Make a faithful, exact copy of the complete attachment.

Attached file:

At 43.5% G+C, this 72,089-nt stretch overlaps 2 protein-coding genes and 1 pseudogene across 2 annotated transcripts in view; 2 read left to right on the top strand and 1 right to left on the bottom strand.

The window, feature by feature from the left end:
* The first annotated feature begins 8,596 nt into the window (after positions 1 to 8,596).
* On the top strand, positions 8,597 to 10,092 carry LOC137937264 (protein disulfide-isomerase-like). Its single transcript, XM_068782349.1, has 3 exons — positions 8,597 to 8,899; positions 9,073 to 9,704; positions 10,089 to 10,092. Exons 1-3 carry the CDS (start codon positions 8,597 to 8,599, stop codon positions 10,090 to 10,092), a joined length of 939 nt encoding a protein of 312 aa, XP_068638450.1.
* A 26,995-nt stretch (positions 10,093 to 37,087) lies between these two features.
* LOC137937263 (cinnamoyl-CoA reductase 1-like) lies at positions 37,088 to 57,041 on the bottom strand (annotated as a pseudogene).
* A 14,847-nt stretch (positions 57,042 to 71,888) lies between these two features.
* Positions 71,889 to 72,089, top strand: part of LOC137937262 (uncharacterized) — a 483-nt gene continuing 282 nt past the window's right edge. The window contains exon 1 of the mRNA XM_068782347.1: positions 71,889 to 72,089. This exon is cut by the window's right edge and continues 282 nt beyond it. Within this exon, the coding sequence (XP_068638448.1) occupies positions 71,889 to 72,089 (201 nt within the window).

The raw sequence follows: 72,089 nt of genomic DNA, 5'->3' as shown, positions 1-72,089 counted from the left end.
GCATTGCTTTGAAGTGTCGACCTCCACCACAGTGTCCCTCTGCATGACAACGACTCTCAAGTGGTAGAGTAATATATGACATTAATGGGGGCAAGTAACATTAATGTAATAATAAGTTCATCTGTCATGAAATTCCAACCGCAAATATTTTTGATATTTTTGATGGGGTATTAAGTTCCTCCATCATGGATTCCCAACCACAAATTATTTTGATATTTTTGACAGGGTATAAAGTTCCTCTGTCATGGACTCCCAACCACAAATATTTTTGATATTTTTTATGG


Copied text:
At 43.5% G+C, this 72,089-nt stretch overlaps 2 protein-coding genes and 1 pseudogene across 2 annotated transcripts in view; 2 read left to right on the top strand and 1 right to left on the bottom strand.

The window, feature by feature from the left end:
* The first annotated feature begins 8,596 nt into the window (after positions 1 to 8,596).
* On the top strand, positions 8,597 to 10,092 carry LOC137937264 (protein disulfide-isomerase-like). Its single transcript, XM_068782349.1, has 3 exons — positions 8,597 to 8,899; positions 9,073 to 9,704; positions 10,089 to 10,092. Exons 1-3 carry the CDS (start codon positions 8,597 to 8,599, stop codon positions 10,090 to 10,092), a joined length of 939 nt encoding a protein of 312 aa, XP_068638450.1.
* A 26,995-nt stretch (positions 10,093 to 37,087) lies between these two features.
* LOC137937263 (cinnamoyl-CoA reductase 1-like) lies at positions 37,088 to 57,041 on the bottom strand (annotated as a pseudogene).
* A 14,847-nt stretch (positions 57,042 to 71,888) lies between these two features.
* Positions 71,889 to 72,089, top strand: part of LOC137937262 (uncharacterized) — a 483-nt gene continuing 282 nt past the window's right edge. The window contains exon 1 of the mRNA XM_068782347.1: positions 71,889 to 72,089. This exon is cut by the window's right edge and continues 282 nt beyond it. Within this exon, the coding sequence (XP_068638448.1) occupies positions 71,889 to 72,089 (201 nt within the window).

The raw sequence follows: 72,089 nt of genomic DNA, 5'->3' as shown, positions 1-72,089 counted from the left end.
GCATTGCTTTGAAGTGTCGACCTCCACCACAGTGTCCCTCTGCATGACAACGACTCTCAAGTGGTAGAGTAATATATGACATTAATGGGGGCAAGTAACATTAATGTAATAATAAGTTCATCTGTCATGAAATTCCAACCGCAAATATTTTTGATATTTTTGATGGGGTATTAAGTTCCTCCATCATGGATTCCCAACCACAAATTATTTTGATATTTTTGACAGGGTATAAAGTTCCTCTGTCATGGACTCCCAACCACAAATATTTTTGATATTTTTTATGG